Sustainability in the early part of the 21st century

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It is hard to take yourself back to a time before you were alive. But that is what you must do to understand the world as it was then. To understand that there were gaping holes in our understanding of the world and of ourselves. It is hard to imagine the extent of these knowledge gaps; gaps that would, in time, be filled rather quickly and suddenly during a period of history that is today familiar around the globe.

In 2016, there was no true global consciousness around sustainability, let alone a United Council of Continents. There had been no Nigerian Revolution. No Walk on Wall Street. The unrelenting Climate Calamities of the second half of the 21st century were still unimaginable, in everything but science fiction. The Pacific Pirates would not become global anti-heroes for another 110 years.

Of course, as you know, by 2008, humans were no longer unaware of what they at the time called climate change. Scientists had shown that the world was warming and that humans were causing massive ecological change across Earth. They had even begun to understand the potentially compounding nature of global warming – the idea that there may be a tipping point from which a full return to normal life would take centuries.

But you have to work to imagine what life was like then. This was the dawn of the age of cell phones and personal computers. Personal automobiles were still ubiquitous and were in fact increasing in number. People laughed at television personalities known as political comedians. Landfills – giant masses of unrecycled consumer products – littered rural land and even floated in oceans. Massive planes and trucks the lengths of warships frantically paced back and forth, carrying simple commodities like fruits and vegetables thousands of miles to all corners of the globe, and spewing unthinkable and unnecessary tons of carbon. Microfarming would have been unheard of at the time.

You have to understand the world was still under the Capitalist regime.

You have to understand that there were still people who believed the warming of Earth was not real. You have to remember. This was the time of 9/11, not the time of the Climate Calamities. Poverty was an important issue, but very few saw its connection to climate and to humans’ relationship with earth. You have to understand, in 2016, a man by the name of Donald Trump was running for President, and he wanted to build walls and towers and war and he did not care about the Earth becoming warmer and this was not abnormal. You have to understand, this was a time of nationalism and consumer anxiety. Some called it the age of social media, where people competed, at the cost of our ecosystem, to out consume one another. This was a time when those in the West could get anything delivered to their homes at the stroke of a computer key (yes, they still had computer keys, then) and those in the East were moving in the same direction. This was before the Great Convening and before people had learned to sacrifice.

You have to understand, this was a time of unabashed, ignorant bliss.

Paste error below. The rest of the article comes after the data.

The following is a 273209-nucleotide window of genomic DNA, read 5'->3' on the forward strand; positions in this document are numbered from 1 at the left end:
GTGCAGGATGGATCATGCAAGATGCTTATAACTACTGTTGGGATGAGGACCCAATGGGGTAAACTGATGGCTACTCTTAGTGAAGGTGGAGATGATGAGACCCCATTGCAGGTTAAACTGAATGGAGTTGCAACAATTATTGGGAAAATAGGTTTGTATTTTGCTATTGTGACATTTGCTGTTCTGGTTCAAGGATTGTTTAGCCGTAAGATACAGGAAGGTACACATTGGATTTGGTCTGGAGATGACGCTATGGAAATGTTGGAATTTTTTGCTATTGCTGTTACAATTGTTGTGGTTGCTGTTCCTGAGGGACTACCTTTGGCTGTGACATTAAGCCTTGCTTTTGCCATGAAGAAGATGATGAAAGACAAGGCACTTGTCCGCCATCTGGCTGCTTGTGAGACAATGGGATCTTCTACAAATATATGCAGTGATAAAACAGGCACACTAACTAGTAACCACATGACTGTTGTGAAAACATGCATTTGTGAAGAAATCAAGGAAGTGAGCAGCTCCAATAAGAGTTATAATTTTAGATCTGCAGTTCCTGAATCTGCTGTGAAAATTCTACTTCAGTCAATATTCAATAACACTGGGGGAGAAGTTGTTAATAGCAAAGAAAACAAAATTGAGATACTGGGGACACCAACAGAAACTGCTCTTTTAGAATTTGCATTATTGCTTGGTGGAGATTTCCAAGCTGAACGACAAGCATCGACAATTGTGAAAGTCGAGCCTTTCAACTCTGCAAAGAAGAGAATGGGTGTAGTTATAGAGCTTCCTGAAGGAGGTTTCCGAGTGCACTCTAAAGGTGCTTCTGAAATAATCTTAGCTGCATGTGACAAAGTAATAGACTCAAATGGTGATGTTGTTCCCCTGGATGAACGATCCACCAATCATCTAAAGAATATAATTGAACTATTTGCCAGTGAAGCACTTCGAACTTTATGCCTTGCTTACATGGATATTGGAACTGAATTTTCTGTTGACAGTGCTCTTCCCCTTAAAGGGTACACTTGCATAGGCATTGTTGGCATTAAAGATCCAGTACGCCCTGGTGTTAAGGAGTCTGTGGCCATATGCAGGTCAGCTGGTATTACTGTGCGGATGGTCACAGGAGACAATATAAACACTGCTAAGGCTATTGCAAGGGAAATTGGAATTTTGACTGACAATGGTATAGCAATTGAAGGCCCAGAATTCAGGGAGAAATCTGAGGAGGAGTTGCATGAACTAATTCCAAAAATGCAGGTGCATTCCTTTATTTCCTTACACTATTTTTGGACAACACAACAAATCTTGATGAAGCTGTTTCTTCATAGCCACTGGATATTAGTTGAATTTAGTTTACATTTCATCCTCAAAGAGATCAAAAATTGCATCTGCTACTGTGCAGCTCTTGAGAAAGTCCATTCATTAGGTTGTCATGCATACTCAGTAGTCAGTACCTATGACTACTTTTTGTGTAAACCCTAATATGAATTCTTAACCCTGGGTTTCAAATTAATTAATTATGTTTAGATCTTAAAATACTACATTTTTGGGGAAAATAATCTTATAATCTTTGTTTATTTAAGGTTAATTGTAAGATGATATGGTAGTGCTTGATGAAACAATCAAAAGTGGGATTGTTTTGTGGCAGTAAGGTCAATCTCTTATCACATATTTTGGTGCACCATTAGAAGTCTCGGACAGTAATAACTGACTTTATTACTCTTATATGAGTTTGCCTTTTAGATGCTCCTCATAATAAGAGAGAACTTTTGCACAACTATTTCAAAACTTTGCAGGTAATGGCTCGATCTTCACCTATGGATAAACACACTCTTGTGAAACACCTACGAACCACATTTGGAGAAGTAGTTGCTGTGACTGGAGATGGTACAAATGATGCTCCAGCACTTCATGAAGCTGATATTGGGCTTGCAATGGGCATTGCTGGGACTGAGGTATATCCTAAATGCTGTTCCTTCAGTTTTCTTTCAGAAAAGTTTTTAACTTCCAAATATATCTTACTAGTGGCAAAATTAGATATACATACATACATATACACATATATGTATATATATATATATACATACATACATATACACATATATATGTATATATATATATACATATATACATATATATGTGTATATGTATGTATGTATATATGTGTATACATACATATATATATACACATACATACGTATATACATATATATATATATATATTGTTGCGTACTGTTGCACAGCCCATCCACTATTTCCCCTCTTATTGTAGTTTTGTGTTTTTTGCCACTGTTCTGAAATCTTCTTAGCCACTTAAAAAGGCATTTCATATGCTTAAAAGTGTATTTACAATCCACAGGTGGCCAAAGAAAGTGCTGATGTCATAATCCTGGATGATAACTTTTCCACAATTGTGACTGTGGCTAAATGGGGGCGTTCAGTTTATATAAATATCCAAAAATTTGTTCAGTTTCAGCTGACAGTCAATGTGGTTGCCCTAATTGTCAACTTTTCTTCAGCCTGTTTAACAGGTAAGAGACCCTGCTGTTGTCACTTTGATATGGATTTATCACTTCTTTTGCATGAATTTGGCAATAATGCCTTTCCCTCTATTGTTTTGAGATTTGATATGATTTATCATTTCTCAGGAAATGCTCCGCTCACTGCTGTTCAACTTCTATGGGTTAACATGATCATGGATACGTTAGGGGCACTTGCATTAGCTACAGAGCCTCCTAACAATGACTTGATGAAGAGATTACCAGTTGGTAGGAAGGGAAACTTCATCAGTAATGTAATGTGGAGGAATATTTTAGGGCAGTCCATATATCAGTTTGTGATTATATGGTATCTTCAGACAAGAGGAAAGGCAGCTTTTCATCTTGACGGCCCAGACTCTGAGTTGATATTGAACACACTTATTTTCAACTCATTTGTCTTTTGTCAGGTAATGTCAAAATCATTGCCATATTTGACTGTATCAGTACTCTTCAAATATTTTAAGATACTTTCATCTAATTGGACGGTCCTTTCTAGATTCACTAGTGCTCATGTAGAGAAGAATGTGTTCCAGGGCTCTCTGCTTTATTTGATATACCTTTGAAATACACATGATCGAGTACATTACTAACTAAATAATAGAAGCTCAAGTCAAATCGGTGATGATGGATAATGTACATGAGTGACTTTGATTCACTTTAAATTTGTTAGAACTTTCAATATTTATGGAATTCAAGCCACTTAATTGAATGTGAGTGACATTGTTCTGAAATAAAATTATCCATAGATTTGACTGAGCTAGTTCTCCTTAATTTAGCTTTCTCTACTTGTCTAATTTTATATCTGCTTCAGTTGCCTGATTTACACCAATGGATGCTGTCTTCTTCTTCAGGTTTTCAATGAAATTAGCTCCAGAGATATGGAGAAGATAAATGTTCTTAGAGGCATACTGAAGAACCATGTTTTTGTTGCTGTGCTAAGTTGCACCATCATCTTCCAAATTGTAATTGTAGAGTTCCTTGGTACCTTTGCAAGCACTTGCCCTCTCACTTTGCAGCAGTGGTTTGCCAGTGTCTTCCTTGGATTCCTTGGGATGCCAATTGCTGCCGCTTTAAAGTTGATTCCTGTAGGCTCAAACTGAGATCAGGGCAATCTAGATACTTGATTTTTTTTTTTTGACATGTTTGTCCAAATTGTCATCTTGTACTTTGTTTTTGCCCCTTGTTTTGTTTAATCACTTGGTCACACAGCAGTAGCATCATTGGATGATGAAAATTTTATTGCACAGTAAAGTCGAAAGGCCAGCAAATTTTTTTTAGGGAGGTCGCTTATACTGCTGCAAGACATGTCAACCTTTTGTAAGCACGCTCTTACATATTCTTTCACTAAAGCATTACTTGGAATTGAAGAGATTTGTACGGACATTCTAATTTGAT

Was there anyone who had even started to comprehend the impending problems that would plague the second half of the century? Absolutely. Known as Climate Justicers (some historians believe they called themselves the Climate Justice movement), these activists across the world aimed to show humanity the nature of its destructive force. They foresaw a world in which a global, grassroots (what we would call stone-toes), sustainable conscious would arise and upend capitalism. They knew that the only viable path was to immediately end the consumption of fossil fuels, to provide reparations to the developing world, and to learn to live within our ecological means.

Climate Justicers in the early 21st century led a valiant worldwide campaign that actually received a fair amount of attention at the time, especially considering the economic and political context under which it was waged. Their demands – to immediately slash emissions, to ensure harmony with nature, to reject commodification of nature and carbon, and to commit substantial resources to addressing climate change – were seen at the time as extravagant. They were, in fact, remarkably close to what we now know would have been necessary to prevent what has taken place. Unfortunately, Climate Justicers were mostly quieted by global powers that made only cursory (though some at the time believed them to be significant) attempts at addressing climate change.

By 2020, five years after COP 21 (held in Paris), some hoped that a significant paradigm shift had occurred. People believed a synergy had developed between national leaders’ top down approach to solving climate change the Climate Justicers simultaneous bottom-up approach. In some ways, that was true. However, with the extent of the problem still unrealized, the solutions they attempted simply did not mend their problems quickly enough.

However, from that period of time came one critical and forward thinking change that would inform many of the global reforms you see today. Namely, city planners began to envision (and sometimes even came close to creating) “sustainable cities.” Almost all of the staples of our modern cities – regulations that limit sprawl, buildings that self-regulate temperature through zero-energy means, hyper-localized food systems, distributed energy, household waste and water recycle systems, tiered housing rates, community spaces that substitute for personal space – began to surface in the early 21st century. Indeed, during this time of rollicking capitalism and relative climate myopia, a sneakily ardent combination of government leaders, Climate Justice heroes, and creative city planners managed to plant the seeds of the global sustainability you see today.